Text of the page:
It is an undeniable fact that modern life moves at breakneck pace. We have more ways of communicating than ever - but the feeling of isolation is never more prevalent. The media itself bemoans how mobile devices and omnipresent wi-fi signals have taken over the everyday, even as the media itself perpetuates this phenomenon by asking its readers to ‘like’, comment, ‘tweet’, re-blog its content ad infinitum. Being connected to what’s new, what’s happening, what’s now has never felt more imperative to human existence. So, what is the price of this state of permanent connection?
Generational experts like to distinguish between age groups; it’s an easy way to differentiate and categorize people. The younger you are, the more likely you will be accused by those older than you of eschewing real, meaningful relationships in favour of modern interactions that are thought to be a mere shadow of the ‘real thing’. At first glance, this appears somewhat true. Vicious online bullying, tawdry sexting, even the white-lie excuse for being late to a meeting or cancelling an appointment – all these are so much more easily done when the other party is on the other end of a technological line, somehow known yet anonymous enough so their feelings are easier to disregard or ignore. However, this view also harkens to an idea of connection that is hazy with nostalgia for the ‘simpel past’ and surely inaccurate. Were people more connected before the advent of technology? A simple survey of literature across the centuries quite niftily extinguishes this notion.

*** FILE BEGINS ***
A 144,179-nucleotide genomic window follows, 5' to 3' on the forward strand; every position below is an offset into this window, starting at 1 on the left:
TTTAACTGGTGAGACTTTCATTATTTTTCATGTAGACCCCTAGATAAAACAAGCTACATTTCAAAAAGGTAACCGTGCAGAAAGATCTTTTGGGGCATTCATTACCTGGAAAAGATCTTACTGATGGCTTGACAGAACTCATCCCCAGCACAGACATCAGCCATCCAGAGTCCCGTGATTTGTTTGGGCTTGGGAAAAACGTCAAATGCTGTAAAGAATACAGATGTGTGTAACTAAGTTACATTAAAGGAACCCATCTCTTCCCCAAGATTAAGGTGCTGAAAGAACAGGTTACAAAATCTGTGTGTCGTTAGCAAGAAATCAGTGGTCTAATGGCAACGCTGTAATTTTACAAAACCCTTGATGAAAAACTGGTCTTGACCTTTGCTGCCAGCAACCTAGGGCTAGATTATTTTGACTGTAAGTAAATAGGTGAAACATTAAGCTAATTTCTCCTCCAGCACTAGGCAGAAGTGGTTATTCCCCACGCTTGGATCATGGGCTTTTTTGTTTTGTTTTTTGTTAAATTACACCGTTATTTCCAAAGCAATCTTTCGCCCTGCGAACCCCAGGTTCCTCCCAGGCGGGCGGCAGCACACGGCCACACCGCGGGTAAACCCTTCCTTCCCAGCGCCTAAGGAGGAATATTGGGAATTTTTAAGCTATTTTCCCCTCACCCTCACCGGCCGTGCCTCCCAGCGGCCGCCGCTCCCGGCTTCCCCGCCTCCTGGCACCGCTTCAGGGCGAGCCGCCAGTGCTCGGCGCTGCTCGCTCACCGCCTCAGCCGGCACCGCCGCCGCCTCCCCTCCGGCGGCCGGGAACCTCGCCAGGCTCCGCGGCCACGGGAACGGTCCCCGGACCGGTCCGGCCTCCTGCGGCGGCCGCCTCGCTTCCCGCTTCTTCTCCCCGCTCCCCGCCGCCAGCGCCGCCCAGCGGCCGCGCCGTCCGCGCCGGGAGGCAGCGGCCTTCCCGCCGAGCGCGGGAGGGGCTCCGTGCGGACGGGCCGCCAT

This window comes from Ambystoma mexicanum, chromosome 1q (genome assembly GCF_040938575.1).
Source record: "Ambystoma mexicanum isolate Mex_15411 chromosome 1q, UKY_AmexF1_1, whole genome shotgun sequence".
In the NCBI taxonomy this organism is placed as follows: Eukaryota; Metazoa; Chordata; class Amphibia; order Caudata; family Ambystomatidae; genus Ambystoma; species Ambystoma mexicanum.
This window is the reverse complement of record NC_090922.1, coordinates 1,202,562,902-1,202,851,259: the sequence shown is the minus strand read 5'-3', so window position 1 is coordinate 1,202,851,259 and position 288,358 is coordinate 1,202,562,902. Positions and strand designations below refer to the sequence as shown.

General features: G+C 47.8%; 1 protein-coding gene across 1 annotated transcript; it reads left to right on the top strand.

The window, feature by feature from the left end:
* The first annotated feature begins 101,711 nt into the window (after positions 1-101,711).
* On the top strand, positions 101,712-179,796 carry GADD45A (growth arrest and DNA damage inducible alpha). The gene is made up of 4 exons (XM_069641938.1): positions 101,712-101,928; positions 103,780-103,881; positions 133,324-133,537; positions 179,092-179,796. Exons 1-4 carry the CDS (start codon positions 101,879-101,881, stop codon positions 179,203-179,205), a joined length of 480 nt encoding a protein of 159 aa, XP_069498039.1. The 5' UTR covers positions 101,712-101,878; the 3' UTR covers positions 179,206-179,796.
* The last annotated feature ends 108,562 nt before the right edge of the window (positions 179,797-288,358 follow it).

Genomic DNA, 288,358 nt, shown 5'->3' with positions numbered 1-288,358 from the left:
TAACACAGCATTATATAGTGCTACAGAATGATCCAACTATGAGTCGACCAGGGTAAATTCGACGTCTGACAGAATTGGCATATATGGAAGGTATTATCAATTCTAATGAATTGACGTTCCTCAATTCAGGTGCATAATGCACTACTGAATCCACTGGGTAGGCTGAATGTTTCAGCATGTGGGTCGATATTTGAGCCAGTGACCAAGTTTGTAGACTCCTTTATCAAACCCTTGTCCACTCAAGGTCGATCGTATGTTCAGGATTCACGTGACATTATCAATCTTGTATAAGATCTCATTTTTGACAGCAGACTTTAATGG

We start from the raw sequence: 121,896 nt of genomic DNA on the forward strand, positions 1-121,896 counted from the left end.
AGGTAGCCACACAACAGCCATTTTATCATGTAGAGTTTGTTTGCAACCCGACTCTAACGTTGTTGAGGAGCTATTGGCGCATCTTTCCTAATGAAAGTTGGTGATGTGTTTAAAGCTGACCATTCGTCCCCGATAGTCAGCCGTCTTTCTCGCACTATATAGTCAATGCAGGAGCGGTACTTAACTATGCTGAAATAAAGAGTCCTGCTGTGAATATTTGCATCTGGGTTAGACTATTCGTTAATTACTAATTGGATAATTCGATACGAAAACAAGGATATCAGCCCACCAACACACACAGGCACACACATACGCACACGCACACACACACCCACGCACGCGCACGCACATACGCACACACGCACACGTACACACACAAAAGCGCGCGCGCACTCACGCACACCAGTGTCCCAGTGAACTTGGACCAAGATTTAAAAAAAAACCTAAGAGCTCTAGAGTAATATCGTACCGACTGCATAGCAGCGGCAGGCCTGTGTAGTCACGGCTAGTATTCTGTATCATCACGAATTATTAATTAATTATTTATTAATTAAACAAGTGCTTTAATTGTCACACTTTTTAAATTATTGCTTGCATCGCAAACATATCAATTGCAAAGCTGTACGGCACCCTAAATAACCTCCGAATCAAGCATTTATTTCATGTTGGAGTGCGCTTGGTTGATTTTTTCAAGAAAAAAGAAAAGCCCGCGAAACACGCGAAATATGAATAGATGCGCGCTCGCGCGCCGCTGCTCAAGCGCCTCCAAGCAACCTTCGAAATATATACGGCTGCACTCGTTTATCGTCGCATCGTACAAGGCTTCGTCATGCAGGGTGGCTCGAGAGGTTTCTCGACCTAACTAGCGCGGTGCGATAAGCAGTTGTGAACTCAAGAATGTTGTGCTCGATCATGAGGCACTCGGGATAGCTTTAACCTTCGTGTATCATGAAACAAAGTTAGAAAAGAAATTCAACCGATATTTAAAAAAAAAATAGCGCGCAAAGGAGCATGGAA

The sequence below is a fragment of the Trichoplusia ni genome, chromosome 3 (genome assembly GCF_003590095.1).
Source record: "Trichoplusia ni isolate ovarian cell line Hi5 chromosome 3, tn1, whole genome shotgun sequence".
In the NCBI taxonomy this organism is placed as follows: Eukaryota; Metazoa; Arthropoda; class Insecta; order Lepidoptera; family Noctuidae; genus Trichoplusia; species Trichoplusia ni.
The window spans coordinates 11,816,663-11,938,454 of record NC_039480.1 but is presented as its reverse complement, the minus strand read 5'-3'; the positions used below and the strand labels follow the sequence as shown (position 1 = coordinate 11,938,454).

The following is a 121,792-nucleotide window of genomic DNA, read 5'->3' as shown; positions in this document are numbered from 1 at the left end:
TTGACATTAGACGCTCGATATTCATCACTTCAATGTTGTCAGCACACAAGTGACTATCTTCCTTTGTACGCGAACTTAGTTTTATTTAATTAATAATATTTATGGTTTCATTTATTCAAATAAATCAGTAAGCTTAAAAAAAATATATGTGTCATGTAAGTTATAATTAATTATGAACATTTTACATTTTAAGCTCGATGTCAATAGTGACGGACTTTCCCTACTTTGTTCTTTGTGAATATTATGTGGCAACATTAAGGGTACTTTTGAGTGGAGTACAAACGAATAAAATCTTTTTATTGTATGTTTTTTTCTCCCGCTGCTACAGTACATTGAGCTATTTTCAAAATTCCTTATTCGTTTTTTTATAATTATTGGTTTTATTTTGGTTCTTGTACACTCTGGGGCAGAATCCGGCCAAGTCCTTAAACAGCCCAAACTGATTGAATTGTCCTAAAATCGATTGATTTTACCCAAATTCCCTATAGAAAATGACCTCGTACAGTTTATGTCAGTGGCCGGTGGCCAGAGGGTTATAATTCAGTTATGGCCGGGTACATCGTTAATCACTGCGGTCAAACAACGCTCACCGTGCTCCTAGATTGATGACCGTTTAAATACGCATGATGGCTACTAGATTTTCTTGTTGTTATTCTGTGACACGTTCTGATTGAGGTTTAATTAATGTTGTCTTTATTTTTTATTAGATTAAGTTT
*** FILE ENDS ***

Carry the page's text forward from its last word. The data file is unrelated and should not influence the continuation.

Maybe it’s the inability on the part of many people to truly be themselves that stands in the way of genuine connection. As society has progressed, the methods of communicating might have changed, but the very nature of communication – that fundamental connection between two or more people – remains unchanged. I see evidence of this again and again in my counselling and psychotherapeutic practice.
Perhaps the reason modern communication via email, text, blogging, status updates et. al. is preferred is because it manages to imply some form of connection while affording a sense of self-preservation and distance. Of course, many risk themselves bravely – that status update that reveals his true feelings, or that tweet that announces her sexual orientation to one and all – but the anonymity of text and words wafting out in the ether around us all in the air somewhere… well, that’s not quite on par with being in someone’s presence, looking them in the eye, and saying what you mean and meaning what you say.
In my experience, being truly one’s self remains unconsciously threatening for most people and that fear is what holds them from connecting with others. Can I really say what I am thinking? Will he accept her if he knew how she really is? Are you going to reciprocate my feelings? Being bound by these fears drive many to clothe themselves with impressive armor: Education, piercings, wit, glamor, success, possessions, street cred… Anything, really, that presents some version of the person that one feels safe showing to the world. With everyone modelling their shiny personae, is it any wonder the opportunity for real relationship is often missed?
“Only connect,” E M Forster famously espoused. Can we?